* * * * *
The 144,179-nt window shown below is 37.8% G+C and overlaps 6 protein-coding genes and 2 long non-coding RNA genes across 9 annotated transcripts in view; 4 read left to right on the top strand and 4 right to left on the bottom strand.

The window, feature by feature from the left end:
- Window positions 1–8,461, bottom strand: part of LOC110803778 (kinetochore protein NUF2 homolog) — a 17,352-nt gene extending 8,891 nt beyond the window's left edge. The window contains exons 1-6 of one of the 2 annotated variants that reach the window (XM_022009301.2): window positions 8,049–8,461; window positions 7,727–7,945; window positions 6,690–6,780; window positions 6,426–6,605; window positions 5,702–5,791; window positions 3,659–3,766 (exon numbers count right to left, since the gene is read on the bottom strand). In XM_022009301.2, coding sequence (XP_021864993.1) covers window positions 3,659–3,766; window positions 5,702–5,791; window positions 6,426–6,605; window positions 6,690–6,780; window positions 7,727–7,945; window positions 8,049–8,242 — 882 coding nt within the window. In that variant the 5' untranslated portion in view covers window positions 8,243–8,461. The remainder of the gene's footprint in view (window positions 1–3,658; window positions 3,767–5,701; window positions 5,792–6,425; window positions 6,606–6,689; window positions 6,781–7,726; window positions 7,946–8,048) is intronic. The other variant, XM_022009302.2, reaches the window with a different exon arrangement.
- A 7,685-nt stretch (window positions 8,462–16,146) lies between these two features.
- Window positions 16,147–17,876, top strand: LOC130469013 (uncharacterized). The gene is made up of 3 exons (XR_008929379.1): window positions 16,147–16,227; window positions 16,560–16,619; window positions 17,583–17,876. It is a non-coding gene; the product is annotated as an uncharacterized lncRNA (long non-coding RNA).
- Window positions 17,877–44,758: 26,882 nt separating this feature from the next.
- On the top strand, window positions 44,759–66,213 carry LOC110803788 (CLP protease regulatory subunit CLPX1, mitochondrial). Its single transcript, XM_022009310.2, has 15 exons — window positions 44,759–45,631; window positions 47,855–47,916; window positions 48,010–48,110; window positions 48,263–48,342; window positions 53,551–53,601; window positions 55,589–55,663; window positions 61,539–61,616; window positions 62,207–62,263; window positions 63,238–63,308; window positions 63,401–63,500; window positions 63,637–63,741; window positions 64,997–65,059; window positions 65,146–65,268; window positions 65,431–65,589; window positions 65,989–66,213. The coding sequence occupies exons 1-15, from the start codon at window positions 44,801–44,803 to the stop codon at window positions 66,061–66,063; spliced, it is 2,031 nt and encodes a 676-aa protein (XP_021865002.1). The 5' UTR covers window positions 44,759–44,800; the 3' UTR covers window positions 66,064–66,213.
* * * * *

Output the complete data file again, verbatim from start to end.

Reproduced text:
The 144,179-nt window shown below is 37.8% G+C and overlaps 6 protein-coding genes and 2 long non-coding RNA genes across 9 annotated transcripts in view; 4 read left to right on the top strand and 4 right to left on the bottom strand.

The window, feature by feature from the left end:
- Window positions 1–8,461, bottom strand: part of LOC110803778 (kinetochore protein NUF2 homolog) — a 17,352-nt gene extending 8,891 nt beyond the window's left edge. The window contains exons 1-6 of one of the 2 annotated variants that reach the window (XM_022009301.2): window positions 8,049–8,461; window positions 7,727–7,945; window positions 6,690–6,780; window positions 6,426–6,605; window positions 5,702–5,791; window positions 3,659–3,766 (exon numbers count right to left, since the gene is read on the bottom strand). In XM_022009301.2, coding sequence (XP_021864993.1) covers window positions 3,659–3,766; window positions 5,702–5,791; window positions 6,426–6,605; window positions 6,690–6,780; window positions 7,727–7,945; window positions 8,049–8,242 — 882 coding nt within the window. In that variant the 5' untranslated portion in view covers window positions 8,243–8,461. The remainder of the gene's footprint in view (window positions 1–3,658; window positions 3,767–5,701; window positions 5,792–6,425; window positions 6,606–6,689; window positions 6,781–7,726; window positions 7,946–8,048) is intronic. The other variant, XM_022009302.2, reaches the window with a different exon arrangement.
- A 7,685-nt stretch (window positions 8,462–16,146) lies between these two features.
- Window positions 16,147–17,876, top strand: LOC130469013 (uncharacterized). The gene is made up of 3 exons (XR_008929379.1): window positions 16,147–16,227; window positions 16,560–16,619; window positions 17,583–17,876. It is a non-coding gene; the product is annotated as an uncharacterized lncRNA (long non-coding RNA).
- Window positions 17,877–44,758: 26,882 nt separating this feature from the next.
- On the top strand, window positions 44,759–66,213 carry LOC110803788 (CLP protease regulatory subunit CLPX1, mitochondrial). Its single transcript, XM_022009310.2, has 15 exons — window positions 44,759–45,631; window positions 47,855–47,916; window positions 48,010–48,110; window positions 48,263–48,342; window positions 53,551–53,601; window positions 55,589–55,663; window positions 61,539–61,616; window positions 62,207–62,263; window positions 63,238–63,308; window positions 63,401–63,500; window positions 63,637–63,741; window positions 64,997–65,059; window positions 65,146–65,268; window positions 65,431–65,589; window positions 65,989–66,213. The coding sequence occupies exons 1-15, from the start codon at window positions 44,801–44,803 to the stop codon at window positions 66,061–66,063; spliced, it is 2,031 nt and encodes a 676-aa protein (XP_021865002.1). The 5' UTR covers window positions 44,759–44,800; the 3' UTR covers window positions 66,064–66,213.